Only a minority of the insomnia sufferers I interviewed for The Savvy Insomniac said their insomnia began in childhood. But regardless of when their sleep problem began, a number reported having had stressful and/or abusive experiences in childhood.
Is there a relationship between adverse childhood experiences and insomnia later in life? Anecdotal and scientific evidence suggests there is.
Got an infant whose sleep is getting worse rather than better (and could this be a sign of incipient insomnia)? A toddler who won’t sleep alone? A 4-year-old who shifts into overdrive when he should be winding down?
Help is at hand. A new book, The Happy Sleeper, is a friendly guide for parents of young “problem sleepers.” In reality, say authors Heather Turgeon and Julie Wright, most babies and children have no trouble sleeping at all. Instead, the problem lies in the misguided tactics well-meaning parents use to help their babies sleep.
David walked in late to a presentation I was giving on managing insomnia. I’d surveyed my audience and launched into a talk for retirees. But here was David, a high school teacher in his early twenties, and I realized I was going to have to change the remarks I was about to make.
We think of insomnia as mainly an affliction of older adults. But the facts don’t bear this out.
Blue light gets a bad rap these days in articles about sleepy teens. Exposure to blue light in the evening interferes with the secretion of melatonin (a sleep-friendly hormone), pushing circadian rhythms out of whack. This can lead to insomnia or sleep deprivation. Doctors are counseling teens and the rest of us to turn off devices that emit blue light—computers, tablets, and smartphones—in the run-up to bedtime.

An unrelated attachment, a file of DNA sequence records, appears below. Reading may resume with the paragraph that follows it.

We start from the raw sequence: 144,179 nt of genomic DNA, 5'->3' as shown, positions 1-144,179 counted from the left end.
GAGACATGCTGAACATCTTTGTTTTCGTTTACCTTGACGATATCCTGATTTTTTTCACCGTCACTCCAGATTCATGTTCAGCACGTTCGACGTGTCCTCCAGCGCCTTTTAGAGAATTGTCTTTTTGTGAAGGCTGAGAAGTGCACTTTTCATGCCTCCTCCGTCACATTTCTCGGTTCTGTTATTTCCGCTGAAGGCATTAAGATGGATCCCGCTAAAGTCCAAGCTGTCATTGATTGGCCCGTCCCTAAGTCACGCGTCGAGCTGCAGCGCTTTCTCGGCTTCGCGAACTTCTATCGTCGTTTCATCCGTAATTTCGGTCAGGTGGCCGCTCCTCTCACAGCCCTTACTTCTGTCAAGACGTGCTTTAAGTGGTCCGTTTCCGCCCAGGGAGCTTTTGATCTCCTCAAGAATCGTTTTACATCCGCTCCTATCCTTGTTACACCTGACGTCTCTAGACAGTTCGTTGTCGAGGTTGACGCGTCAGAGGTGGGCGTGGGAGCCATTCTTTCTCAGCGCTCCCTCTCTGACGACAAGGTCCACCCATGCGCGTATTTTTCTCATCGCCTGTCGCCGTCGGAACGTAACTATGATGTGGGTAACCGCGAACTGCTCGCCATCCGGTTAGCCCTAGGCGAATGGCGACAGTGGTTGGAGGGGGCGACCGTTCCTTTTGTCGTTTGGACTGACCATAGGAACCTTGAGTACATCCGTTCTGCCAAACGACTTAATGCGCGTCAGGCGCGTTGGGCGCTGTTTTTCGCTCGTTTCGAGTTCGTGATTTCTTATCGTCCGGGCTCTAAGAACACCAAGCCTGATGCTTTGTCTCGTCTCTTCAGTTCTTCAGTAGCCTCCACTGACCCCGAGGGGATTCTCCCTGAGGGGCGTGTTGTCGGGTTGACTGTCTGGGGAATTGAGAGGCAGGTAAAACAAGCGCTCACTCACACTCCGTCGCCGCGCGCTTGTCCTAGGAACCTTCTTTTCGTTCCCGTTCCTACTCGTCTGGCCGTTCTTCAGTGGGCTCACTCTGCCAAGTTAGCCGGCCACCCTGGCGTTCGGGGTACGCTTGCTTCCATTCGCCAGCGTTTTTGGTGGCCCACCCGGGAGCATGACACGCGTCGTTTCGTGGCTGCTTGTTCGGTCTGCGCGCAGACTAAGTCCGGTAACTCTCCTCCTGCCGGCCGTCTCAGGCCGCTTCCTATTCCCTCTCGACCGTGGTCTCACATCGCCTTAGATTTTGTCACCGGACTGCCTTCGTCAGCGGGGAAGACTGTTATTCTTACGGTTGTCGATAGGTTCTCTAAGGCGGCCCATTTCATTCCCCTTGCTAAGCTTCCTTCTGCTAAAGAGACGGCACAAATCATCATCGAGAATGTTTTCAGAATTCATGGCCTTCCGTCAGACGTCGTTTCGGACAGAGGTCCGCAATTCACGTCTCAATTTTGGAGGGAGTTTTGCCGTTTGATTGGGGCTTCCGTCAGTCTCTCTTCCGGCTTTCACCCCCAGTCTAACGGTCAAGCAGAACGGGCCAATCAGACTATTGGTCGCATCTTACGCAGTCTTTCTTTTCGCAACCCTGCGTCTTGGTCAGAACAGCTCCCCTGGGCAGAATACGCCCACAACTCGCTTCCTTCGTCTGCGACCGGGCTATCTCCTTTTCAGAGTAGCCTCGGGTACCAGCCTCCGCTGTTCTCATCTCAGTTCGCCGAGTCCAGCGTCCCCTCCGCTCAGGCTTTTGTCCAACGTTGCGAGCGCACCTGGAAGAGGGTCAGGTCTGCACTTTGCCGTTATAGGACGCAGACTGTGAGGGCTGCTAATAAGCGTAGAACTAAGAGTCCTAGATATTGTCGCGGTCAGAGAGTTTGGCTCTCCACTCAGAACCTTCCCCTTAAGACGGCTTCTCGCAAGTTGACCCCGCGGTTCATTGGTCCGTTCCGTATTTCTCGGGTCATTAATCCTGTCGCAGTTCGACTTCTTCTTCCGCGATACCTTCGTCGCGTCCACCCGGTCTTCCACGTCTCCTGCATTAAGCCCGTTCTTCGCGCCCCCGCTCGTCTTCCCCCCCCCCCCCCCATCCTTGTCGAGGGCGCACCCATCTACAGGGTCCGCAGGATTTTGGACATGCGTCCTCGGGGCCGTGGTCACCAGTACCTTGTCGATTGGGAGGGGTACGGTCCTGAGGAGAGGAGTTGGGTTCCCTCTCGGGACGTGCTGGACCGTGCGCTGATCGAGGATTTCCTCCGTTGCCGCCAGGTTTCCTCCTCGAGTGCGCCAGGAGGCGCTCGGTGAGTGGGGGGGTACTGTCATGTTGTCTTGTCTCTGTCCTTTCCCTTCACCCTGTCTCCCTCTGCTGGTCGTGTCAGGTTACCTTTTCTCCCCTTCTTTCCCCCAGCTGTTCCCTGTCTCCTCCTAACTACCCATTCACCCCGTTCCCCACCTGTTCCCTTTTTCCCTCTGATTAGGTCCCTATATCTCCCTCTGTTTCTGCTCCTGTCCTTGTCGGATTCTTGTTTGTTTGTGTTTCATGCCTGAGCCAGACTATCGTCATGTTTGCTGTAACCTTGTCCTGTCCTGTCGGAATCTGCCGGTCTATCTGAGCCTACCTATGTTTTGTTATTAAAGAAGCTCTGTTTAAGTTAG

This is sound advice as far as it goes. But the story on light is bigger than this simple warning suggests. Knowing how to manage your exposure to blue light can help you steer clear of sleep problems and increase your daytime stamina.
Off to college soon (or know of someone who is)? You’re probably looking forward to interesting classes, good friends, and the freedom to live away from the prying eyes of Mom and Dad. Heady prospects, all three! But you’ll also face some challenges. Getting enough sleep may be one.
But college life doesn’t have to be disruptive to sleep. By planning ahead, you can get the sleep you need whether you’re inclined to get up early or burn the midnight oil. Here’s what you can to do get a better night’s sleep away from home.
My friend Lisa passed word of my book, The Savvy Insomniac, on to a friend, whose first question, Lisa reported, was this: Did I think insomnia was genetic?
Environmental stressors can trigger insomnia: everything from childhood abuse and loss of a parent to financial worries and divorce. Behaviors and attitudes can give rise to persistent sleep problems as well. Less well understood are the biological underpinnings of insomnia, yet research suggests they exist.